Wednesday, September 26, 2018

Talk on Creative Writing at NIFT

I got a call from Priyanka who teaches Fashion Communication at NIFT, Hyderabad, inviting me for  a guest lecture on Creative Writing for the 3rd year students. It was a 2-hour lecture - 130 pm to 330 pm. As always with post-noon sessions, the toughest part was to keep them awake.

Some of the points that we discussed:
We began at the beginning which is always a good idea - what does being creative mean really? To create as far as I am concerned is bringing forth a new idea - one that disrupts, an idea or view point that is our own, one that we take full responsibility for, an idea that propels a creative process. Creating needs courage and clarity.

Be bold and back yourself on your ideas. Write in an active voice. Don't worry about offending people.

75% of the time spent on creating goes into conceptualizing the idea, goes into getting the idea right in the head, and on paper. Then the writing process is only 25%.

My writing journey 
When I first decided to quit my job and write, I wanted to test myself if I was passionate enough about the process. I wrote an article a day for 4 months - roughly spent 10-12 hours a day on each. Once I realized I enjoyed the process of writing for such long hours I dived into it. If it is a passion do it, don't simply talk about it.

I shared how my first book 'The Misfit' never got published, nor the second, nor the third. The fourth got published. I shared how I wrote 'The Men Within' and 'If You Love Someone'. The structure of '50 Not Out' and how 'This Way is Easier Dad' came about and what it taught me about listening and observing. Overall, I shared the process of getting published and what it takes to write, get rejected and write again.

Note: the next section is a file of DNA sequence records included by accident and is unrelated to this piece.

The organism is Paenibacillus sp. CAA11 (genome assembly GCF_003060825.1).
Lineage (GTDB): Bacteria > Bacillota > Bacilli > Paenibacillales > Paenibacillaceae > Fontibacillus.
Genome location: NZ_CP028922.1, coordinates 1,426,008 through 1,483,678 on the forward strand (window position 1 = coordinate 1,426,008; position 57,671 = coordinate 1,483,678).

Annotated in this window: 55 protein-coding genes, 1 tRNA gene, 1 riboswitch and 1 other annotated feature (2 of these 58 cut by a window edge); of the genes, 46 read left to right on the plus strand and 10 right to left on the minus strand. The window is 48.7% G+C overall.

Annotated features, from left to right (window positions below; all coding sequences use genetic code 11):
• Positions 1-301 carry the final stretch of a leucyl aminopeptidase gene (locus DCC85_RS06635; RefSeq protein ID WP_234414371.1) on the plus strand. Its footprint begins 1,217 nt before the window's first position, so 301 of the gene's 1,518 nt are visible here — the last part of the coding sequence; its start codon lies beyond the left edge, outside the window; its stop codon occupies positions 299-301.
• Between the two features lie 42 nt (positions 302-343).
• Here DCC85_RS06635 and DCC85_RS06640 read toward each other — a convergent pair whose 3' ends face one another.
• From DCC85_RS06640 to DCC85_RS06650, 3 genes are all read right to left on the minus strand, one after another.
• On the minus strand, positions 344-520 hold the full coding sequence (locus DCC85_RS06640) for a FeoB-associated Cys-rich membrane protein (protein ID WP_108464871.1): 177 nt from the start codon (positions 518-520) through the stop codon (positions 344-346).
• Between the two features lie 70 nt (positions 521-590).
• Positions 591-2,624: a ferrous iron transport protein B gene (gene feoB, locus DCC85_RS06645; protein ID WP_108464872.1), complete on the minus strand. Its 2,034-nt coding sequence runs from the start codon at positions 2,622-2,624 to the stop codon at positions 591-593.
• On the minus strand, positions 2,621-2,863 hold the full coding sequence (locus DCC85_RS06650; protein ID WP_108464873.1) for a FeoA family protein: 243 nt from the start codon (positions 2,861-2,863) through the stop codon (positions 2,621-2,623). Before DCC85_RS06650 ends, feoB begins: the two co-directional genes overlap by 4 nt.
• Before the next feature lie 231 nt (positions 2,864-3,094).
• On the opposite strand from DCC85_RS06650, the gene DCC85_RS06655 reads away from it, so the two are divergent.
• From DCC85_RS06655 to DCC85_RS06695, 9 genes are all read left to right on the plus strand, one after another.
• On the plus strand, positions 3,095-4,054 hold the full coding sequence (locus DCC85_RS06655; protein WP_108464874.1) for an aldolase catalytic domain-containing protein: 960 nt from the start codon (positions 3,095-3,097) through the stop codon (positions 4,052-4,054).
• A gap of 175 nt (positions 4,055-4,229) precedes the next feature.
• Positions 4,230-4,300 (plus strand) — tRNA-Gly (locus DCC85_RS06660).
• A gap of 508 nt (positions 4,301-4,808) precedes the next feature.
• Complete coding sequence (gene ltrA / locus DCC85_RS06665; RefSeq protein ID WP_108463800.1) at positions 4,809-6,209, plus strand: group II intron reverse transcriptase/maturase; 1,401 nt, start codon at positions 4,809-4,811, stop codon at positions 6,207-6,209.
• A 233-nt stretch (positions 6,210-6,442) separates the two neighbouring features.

Insights - Mine
Creative writing is not some fancy 'creative' inspiration that flashes into our mind. It is organization of thought (first and foremost), good structure, a command over the craft and letting the story be the hero.

Start with a clear idea - a two line 'hook' about what the story is about. The hook should have enough energy to unravel a full-length story within it.

The premise of the story - the core of the novel - everything must contribute towards proving the premise. 

From the two line hook, develop a three para outline, with the three main acts - or the beginning (set up), middle (confrontation) and end of the story (resolution). This could come in about a page, outlining the way the story progresses. Then write a longer synopsis with more detail about how the story progresses, where the characters come in and do what.

I normally break the story up into its main sections - maybe three or five sections. It makes it easier for me.

The characters must be interesting. You must know them well. To know them well it makes sense to write their back stories with some amount of detail. Each layer you descend into their lives (where do they live, how much money do they have, guiding beliefs and practices, politics at home, hierarchy etc), a new layer opens up which adds to their personality. They become full-fledged, well-rounded characters.

Make fictional characters bigger - extraordinary.

Research well to write about things you have not experienced or know nothing about. It makes the writing authentic. One may not use most of the research material but it adds to the overall depth and credibility of the story and will not appear flat and two dimensional.

Dialogue must be natural and not forced.